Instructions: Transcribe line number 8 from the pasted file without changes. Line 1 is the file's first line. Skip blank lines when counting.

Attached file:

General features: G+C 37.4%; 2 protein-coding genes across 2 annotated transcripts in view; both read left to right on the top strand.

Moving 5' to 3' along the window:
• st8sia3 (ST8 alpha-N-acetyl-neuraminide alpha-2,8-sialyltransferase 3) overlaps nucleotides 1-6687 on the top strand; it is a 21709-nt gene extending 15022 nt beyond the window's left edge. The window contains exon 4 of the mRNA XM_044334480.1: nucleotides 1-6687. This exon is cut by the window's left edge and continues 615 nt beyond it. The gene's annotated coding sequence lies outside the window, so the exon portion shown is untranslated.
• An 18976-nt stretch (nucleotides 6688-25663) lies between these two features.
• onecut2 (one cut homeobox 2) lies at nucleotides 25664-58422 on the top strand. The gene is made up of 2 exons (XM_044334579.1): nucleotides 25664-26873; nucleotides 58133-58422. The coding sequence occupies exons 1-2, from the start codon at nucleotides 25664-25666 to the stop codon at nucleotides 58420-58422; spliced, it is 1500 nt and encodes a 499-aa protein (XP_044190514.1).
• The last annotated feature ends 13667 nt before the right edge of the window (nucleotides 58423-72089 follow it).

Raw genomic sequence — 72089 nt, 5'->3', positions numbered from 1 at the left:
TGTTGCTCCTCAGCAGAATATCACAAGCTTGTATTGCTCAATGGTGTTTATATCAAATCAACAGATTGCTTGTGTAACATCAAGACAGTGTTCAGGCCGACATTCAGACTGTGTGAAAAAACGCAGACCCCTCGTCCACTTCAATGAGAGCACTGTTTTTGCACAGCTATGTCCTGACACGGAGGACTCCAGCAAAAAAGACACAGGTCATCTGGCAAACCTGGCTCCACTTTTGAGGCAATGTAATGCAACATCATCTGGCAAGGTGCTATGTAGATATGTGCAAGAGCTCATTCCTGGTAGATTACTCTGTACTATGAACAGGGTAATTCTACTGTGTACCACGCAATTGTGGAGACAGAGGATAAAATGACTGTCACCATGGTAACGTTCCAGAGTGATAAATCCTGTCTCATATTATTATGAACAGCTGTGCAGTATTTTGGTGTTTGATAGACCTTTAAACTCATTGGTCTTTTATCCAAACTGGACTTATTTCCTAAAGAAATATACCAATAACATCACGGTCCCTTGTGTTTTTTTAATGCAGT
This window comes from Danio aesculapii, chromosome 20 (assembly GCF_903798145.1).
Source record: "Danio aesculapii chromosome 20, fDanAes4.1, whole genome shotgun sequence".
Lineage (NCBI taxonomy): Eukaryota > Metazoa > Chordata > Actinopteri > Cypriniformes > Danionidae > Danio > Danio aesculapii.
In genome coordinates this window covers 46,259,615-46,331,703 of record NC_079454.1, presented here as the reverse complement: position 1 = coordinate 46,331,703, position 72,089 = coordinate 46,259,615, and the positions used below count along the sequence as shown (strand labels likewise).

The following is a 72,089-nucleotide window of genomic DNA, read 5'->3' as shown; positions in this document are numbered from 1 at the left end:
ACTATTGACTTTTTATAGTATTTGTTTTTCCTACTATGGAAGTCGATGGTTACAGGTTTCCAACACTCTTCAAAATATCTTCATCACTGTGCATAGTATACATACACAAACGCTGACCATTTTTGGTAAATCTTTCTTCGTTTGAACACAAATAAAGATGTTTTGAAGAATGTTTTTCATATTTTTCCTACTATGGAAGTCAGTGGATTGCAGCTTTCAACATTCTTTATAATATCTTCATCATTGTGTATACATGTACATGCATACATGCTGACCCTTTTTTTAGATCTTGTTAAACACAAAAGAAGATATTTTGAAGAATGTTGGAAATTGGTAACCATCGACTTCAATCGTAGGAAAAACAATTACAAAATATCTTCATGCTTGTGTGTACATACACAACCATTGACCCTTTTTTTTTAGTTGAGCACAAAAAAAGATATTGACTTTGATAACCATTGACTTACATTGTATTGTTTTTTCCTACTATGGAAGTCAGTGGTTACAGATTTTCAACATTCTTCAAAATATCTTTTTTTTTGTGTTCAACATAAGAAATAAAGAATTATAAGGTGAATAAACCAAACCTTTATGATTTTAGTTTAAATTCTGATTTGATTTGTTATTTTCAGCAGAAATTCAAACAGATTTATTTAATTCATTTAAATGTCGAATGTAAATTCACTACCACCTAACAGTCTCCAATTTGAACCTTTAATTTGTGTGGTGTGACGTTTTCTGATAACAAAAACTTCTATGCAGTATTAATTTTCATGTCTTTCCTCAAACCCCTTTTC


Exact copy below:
TGTTGCTCCTCAGCAGAATATCACAAGCTTGTATTGCTCAATGGTGTTTATATCAAATCAACAGATTGCTTGTGTAACATCAAGACAGTGTTCAGGCCGACATTCAGACTGTGTGAAAAAACGCAGACCCCTCGTCCACTTCAATGAGAGCACTGTTTTTGCACAGCTATGTCCTGACACGGAGGACTCCAGCAAAAAAGACACAGGTCATCTGGCAAACCTGGCTCCACTTTTGAGGCAATGTAATGCAACATCATCTGGCAAGGTGCTATGTAGATATGTGCAAGAGCTCATTCCTGGTAGATTACTCTGTACTATGAACAGGGTAATTCTACTGTGTACCACGCAATTGTGGAGACAGAGGATAAAATGACTGTCACCATGGTAACGTTCCAGAGTGATAAATCCTGTCTCATATTATTATGAACAGCTGTGCAGTATTTTGGTGTTTGATAGACCTTTAAACTCATTGGTCTTTTATCCAAACTGGACTTATTTCCTAAAGAAATATACCAATAACATCACGGTCCCTTGTGTTTTTTTAATGCAGT